Change 4 Life by nyut545e2


									Obesity Market Development
Event – The Strategic Context
     for NHS Mid Essex

                                 Jane Richards
    Assistant Director of Public Health (Health
           Improvement & Health Inequalities)
The Vision

“Our vision is of healthy communities where
  everyone is able to make healthy lifestyle
  choices and get the health and well being
  services they need”

                       Delivering Healthy Communities
              NHS Mid Essex Strategic Plan 2009 -2014
Strategic Context

Investing where we can achieve greatest improvement
in your health and targeting marginalised groups

• Improve access to health and well being services for
• Support people in living a healthy lifestyle
• Improve the health of the poorest in our communities
  and marginalised groups
Commissioning for Health and
Well Being
• Commissioning programmes to support behaviour
   • Stop Smoking & Tobacco Control

   • Obesity & Weight Management
   • Community Well Being (Including Health Trainers)
Redesign and commissioning
health improvement services
  • To improve the quantity of choice
  • To promote and inform the community of
    services available to them
  • To provide people with information and
    access to services that will lead to a
    sustained behaviour change to enable them
    to make healthy lifestyle choices
The QIPP agenda

• Quality – seeking to procure high quality outcome based service
  delivery model which meets the needs of our population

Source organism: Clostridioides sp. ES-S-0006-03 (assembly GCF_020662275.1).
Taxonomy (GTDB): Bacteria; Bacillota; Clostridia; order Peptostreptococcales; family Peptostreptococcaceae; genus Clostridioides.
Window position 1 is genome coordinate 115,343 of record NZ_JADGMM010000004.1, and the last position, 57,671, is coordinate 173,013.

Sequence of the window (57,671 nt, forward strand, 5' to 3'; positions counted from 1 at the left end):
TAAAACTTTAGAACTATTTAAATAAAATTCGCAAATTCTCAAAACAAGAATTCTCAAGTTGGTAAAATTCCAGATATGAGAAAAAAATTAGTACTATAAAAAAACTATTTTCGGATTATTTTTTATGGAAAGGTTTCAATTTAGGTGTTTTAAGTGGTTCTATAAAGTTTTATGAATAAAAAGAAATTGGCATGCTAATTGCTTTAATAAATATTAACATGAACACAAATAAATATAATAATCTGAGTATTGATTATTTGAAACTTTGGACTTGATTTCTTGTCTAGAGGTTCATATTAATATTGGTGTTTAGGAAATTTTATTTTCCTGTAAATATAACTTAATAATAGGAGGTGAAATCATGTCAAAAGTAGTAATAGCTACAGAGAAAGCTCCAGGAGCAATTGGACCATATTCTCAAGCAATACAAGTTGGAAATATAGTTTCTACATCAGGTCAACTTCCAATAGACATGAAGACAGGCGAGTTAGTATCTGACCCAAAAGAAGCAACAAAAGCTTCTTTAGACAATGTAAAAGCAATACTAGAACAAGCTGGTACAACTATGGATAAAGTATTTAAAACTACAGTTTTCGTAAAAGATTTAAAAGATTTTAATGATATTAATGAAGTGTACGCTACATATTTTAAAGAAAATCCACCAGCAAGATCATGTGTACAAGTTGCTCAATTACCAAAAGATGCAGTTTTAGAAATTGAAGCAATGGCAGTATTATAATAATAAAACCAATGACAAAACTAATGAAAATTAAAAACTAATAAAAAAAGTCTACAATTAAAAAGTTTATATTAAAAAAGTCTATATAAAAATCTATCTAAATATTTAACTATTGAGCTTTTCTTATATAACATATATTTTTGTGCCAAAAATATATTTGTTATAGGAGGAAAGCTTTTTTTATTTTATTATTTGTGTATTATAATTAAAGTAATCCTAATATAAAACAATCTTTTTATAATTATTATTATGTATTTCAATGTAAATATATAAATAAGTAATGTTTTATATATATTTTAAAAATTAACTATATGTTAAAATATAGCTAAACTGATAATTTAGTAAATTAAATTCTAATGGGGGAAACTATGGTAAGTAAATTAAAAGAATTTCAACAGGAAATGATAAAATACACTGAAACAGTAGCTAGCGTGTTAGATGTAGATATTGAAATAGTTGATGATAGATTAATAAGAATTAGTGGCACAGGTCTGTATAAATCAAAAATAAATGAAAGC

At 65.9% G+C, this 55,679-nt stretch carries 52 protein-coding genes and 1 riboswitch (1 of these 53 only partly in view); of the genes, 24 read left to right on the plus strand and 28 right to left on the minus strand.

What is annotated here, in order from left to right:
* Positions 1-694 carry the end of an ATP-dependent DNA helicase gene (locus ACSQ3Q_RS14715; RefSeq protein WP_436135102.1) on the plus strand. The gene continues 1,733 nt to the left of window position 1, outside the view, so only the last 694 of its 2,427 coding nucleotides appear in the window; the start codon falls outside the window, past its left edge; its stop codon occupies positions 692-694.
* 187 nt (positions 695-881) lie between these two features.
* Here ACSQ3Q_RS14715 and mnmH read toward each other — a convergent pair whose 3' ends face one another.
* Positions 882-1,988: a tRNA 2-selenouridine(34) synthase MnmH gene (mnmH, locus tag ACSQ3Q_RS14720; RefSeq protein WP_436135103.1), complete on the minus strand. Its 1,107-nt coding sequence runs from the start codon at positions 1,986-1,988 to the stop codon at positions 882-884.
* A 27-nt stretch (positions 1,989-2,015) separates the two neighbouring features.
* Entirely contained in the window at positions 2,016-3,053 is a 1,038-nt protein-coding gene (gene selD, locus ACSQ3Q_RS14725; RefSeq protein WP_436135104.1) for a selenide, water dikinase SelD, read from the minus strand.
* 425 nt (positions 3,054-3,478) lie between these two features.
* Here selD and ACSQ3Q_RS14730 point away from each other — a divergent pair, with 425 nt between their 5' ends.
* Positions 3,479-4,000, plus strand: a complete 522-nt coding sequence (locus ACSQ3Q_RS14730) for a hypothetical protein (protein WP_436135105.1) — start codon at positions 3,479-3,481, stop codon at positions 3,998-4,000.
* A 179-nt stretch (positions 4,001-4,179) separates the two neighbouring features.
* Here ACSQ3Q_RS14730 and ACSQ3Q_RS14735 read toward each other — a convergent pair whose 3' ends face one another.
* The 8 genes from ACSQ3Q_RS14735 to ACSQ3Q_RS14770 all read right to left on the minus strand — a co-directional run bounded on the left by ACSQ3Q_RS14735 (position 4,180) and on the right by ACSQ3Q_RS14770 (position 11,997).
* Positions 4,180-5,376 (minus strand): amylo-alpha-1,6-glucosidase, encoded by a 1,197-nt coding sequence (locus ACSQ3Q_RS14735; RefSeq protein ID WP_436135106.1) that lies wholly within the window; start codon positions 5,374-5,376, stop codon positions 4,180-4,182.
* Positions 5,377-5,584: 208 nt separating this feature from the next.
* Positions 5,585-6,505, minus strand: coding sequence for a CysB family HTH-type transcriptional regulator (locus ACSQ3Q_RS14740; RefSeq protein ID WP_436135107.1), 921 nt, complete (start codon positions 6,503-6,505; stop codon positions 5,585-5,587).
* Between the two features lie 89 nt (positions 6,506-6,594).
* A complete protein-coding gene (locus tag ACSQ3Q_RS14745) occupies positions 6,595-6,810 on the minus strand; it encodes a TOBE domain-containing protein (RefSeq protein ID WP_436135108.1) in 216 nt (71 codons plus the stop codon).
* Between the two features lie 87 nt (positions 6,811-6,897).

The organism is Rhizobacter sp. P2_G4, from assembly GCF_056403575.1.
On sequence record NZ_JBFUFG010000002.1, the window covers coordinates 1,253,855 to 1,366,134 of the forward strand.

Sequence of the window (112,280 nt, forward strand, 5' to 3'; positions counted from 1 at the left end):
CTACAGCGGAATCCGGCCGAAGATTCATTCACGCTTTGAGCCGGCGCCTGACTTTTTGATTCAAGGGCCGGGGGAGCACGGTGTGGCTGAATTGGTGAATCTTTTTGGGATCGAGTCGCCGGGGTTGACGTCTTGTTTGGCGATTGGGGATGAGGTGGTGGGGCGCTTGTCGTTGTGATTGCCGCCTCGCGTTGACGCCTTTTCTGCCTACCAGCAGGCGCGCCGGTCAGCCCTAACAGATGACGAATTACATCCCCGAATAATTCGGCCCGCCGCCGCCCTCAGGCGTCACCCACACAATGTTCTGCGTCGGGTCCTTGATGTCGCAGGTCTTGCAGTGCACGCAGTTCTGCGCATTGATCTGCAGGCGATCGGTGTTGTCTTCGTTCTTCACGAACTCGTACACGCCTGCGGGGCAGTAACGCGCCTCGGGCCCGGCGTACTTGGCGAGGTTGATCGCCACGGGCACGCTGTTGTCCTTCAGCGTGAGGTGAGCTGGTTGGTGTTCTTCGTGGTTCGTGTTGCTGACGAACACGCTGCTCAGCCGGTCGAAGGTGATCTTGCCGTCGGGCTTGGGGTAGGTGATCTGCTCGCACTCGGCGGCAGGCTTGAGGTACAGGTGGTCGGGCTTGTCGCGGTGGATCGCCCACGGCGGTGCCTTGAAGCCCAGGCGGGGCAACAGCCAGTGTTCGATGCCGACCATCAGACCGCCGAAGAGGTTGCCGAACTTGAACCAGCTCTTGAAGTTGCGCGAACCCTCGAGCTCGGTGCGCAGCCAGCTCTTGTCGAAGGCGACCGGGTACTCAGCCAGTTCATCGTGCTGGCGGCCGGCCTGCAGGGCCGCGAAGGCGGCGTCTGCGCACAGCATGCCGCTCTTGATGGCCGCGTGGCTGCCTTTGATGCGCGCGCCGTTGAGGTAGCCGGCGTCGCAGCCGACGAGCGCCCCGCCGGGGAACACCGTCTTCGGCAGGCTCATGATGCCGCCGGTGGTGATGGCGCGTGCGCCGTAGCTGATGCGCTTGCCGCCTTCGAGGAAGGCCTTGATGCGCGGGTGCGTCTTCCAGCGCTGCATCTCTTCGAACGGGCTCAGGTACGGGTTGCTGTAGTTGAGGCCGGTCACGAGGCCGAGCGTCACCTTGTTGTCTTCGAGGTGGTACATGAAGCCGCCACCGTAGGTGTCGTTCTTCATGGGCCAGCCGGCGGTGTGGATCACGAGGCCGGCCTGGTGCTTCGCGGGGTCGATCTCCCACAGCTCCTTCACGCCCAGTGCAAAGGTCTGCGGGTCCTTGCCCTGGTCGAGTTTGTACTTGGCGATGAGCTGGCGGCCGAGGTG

• Innovation – commissioning for outcomes resulting in opportunity
  for providers to demonstrate how this can be achieved using
  innovative models with a demonstrable evidence base
• Productivity – pathway is designed to maximise productivity at
  each stage in order to achieve highest level of return on investment
• Prevention – critical part of the prevention agenda with strong links
  to other areas of service delivery e.g. vascular health checks
Service Descriptions

   NHS Mid-Essex
   Obesity Care Pathway

• It is the intention of NHS Mid Essex to create a
  sustainable healthy weight infrastructure
• Integrated and tiered model of care designed
  specifically to meet the needs of the local population
• The framework will adopt a comprehensive life-course
  approach, encompassing pre-conception and antenatal
  phases through to adulthood and later life
Where have we come from

• Healthy Weight: Social          •   County JSNA
  Marketing Insight               •   Vital Signs
• Directions, 2008/09
                                  •   NCMP
• Healthy Weight; Healthy Lives
  Strategy, 2008                  •   PSA 12
• Foresight Report, 2007          •   NI sets: -
• Local gap analysis, 2008/09          - 53: Breastfeeding rates
• Regional Support Team                - 55: Obesity Reception
• NHS Mid Essex Strategic Plan         - 56: Obesity Year 6
  & 10 Commitments
                                       - 198: Travelling to School
• LAA 2
What is the current status of
local provision
• Contracts with commercial     • Group based adult weight
  sector, Central Essex           management service
  Community Services and Mid
  Essex Hospital Trust          • Commercial self-help adult
• Range of community-based        weight management
  prevention and treatment      • Adult Health Trainer service
  weight management and         • Brief and Opportunistic training
  weight loss services:           for key workers
• Breastfeeding Peer Support    • Dietetics and dietetic clinics
                                  (working out GP practices)
• Early Years multi-component
  prevention programme          • Pharmacotherapy